Here’s Why Auckland Should Be Your First Trans-Tasman Bubble Stop

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Make the most of the Trans-Tasman bubble and make Auckland your first flight out of here.

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The ‘Trans-Tasman bubble’ has become somewhat of a buzz word, a dangling carrot to intrepid travellers in both Australia and New Zealand. If we’re going to be travelling anywhere outside our borders this year, there’s no doubt our neighbours over the ditch will be seeing us first.

With a holiday to New Zealand so tantalisingly close, there’s one stop on the island nation that you should be shooting straight to the top of your travel list; Auckland. If you need more than just our word for it, here’s all the reasons why you should be making Auckland your first Trans-Tasman bubble stop.

bungy jumping Auckland trans-Tasman bubble
Source: Supplied

It’s the best spot to bungy

New Zealand is the unofficial home of bungy jumping, and in Auckland you’re spoilt for bungy choice. Take the leap off the Auckland Harbour Bridge, or head into the heart of the city for an unforgettable jump over the side of the iconic Sky Tower.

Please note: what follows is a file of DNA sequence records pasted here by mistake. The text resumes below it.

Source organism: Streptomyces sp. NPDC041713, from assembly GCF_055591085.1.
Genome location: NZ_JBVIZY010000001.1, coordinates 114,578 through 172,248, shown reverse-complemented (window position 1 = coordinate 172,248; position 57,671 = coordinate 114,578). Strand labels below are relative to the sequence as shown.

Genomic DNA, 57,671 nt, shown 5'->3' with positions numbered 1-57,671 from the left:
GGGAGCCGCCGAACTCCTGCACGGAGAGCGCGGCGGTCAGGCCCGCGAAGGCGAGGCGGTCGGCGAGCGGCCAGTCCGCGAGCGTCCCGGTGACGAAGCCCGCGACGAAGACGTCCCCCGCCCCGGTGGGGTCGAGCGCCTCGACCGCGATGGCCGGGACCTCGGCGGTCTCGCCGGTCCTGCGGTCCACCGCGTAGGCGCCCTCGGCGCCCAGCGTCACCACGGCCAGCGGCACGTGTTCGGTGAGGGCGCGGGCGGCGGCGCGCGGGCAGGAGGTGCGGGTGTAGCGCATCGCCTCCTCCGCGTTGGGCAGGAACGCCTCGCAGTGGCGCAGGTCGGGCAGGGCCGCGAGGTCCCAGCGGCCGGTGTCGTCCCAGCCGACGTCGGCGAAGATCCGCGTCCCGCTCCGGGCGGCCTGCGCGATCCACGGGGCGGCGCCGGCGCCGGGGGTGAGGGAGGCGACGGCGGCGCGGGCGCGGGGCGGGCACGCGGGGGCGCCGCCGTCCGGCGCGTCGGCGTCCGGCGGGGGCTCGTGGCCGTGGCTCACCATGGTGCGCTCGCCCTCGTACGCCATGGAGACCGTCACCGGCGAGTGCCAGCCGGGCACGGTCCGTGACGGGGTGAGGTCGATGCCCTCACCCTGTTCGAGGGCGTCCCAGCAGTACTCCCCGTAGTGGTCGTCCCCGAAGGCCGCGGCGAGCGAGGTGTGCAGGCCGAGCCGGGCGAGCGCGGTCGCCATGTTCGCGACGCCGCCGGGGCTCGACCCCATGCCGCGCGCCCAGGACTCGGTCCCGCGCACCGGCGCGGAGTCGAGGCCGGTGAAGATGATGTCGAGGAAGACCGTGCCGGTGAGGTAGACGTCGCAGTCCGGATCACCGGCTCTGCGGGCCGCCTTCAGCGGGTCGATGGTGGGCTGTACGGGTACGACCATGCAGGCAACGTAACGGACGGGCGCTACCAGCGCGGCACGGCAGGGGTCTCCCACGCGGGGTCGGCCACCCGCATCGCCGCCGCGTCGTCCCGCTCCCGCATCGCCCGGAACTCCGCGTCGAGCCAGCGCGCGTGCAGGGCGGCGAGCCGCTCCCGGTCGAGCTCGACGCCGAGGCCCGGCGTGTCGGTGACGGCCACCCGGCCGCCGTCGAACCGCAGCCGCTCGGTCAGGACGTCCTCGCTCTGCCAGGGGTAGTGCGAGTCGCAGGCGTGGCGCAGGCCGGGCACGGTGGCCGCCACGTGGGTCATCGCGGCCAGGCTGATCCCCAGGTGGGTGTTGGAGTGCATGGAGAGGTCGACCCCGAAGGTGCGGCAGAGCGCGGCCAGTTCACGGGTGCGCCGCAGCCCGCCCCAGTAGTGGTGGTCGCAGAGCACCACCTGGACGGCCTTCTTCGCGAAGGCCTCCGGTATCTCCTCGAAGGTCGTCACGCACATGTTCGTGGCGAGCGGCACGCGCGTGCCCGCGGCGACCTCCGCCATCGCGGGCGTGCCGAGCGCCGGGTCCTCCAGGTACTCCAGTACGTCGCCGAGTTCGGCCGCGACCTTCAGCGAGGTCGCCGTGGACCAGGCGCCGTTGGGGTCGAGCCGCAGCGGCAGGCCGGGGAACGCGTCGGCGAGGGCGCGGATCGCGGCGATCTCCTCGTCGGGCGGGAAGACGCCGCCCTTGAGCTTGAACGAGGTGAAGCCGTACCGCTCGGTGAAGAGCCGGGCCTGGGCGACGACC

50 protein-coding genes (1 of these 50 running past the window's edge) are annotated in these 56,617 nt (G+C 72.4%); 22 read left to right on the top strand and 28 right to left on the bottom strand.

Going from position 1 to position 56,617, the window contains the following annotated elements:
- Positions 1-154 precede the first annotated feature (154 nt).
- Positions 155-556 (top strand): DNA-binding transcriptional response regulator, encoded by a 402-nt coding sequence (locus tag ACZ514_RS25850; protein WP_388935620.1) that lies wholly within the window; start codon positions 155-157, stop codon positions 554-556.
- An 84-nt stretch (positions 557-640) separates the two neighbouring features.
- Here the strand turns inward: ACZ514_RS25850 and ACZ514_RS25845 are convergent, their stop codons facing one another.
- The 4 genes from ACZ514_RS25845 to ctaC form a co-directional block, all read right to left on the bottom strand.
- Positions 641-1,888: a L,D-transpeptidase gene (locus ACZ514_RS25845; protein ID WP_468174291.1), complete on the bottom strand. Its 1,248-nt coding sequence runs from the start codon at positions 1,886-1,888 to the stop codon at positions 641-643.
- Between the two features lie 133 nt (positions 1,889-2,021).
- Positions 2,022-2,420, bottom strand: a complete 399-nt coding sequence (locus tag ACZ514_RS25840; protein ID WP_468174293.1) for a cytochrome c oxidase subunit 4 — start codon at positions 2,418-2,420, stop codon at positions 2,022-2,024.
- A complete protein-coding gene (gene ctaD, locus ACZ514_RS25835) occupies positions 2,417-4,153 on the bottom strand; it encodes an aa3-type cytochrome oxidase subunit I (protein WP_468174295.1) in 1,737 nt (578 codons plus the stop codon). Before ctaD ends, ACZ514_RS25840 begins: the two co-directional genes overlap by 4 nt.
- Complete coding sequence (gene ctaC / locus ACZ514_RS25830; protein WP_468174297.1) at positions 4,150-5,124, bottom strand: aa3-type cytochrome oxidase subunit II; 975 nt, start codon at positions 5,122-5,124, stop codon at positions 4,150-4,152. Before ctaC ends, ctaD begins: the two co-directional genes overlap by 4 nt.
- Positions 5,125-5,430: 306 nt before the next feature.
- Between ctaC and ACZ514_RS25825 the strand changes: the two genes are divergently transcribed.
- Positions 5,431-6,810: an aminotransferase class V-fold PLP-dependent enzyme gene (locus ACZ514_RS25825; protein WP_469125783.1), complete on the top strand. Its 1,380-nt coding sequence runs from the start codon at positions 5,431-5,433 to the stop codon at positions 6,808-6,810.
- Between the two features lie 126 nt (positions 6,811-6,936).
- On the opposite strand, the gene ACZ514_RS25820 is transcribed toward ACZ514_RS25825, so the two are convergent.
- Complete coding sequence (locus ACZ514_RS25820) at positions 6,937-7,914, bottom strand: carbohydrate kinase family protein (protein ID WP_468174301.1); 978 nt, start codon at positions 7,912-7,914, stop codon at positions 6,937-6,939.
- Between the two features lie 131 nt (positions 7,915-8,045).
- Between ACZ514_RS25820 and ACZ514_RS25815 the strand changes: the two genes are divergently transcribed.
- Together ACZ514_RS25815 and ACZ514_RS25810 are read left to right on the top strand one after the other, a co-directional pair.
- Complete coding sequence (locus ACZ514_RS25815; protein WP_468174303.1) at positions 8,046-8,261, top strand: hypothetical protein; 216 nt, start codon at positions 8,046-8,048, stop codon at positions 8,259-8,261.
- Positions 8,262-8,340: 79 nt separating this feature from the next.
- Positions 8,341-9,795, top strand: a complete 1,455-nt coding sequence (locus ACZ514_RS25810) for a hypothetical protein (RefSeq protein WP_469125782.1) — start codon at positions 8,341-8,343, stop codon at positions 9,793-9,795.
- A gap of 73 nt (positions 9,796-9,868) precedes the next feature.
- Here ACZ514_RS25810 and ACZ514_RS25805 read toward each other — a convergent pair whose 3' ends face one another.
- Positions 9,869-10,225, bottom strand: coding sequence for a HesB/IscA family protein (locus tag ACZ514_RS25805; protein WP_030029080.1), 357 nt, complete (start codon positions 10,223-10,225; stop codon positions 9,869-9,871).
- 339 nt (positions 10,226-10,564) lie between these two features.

Waiheke Island Auckland Trans-Tasman Bubble
Source: Matt Crawford

You can treat yourself to an island escape

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So, the islands just out of Auckland aren’t quite the Maldives, but what they lack in dazzling white sands and overwater bungalows they make up for in wineries, volcanos, and epic coastlines.

Right on the city’s doorstep, the sparkling waters and beautiful islands of the Hauraki Gulf are plentiful and easy to explore. Sip your way through island wineries, climb to the summit of a 600-year-old volcano, visit pristine beaches or encounter native wildlife on the conservation islands.​

Just a 40-minute ferry ride from downtown, a trip to Waiheke Island is an absolute must-do. ​Join a wine tour for tastings at some of the island’s 30 boutique wineries, swim at golden-sand beaches, soak up the scenery from the walking trails, or indulge in fine food at an award-winning vineyard restaurant.

Nature-lovers should head to Tiritiri Matangi, a wildlife sanctuary that’s home to many of New Zealand’s rarest native bird species. Alternatively, set out to discover the fascinating history and idyllic scenery of Rotoroa Island, formerly closed to the public for 100 years. ​

Man O' War vineyard trans-tasman bubble
Source: Man O’ War

There’s not one, not two, but three wine regions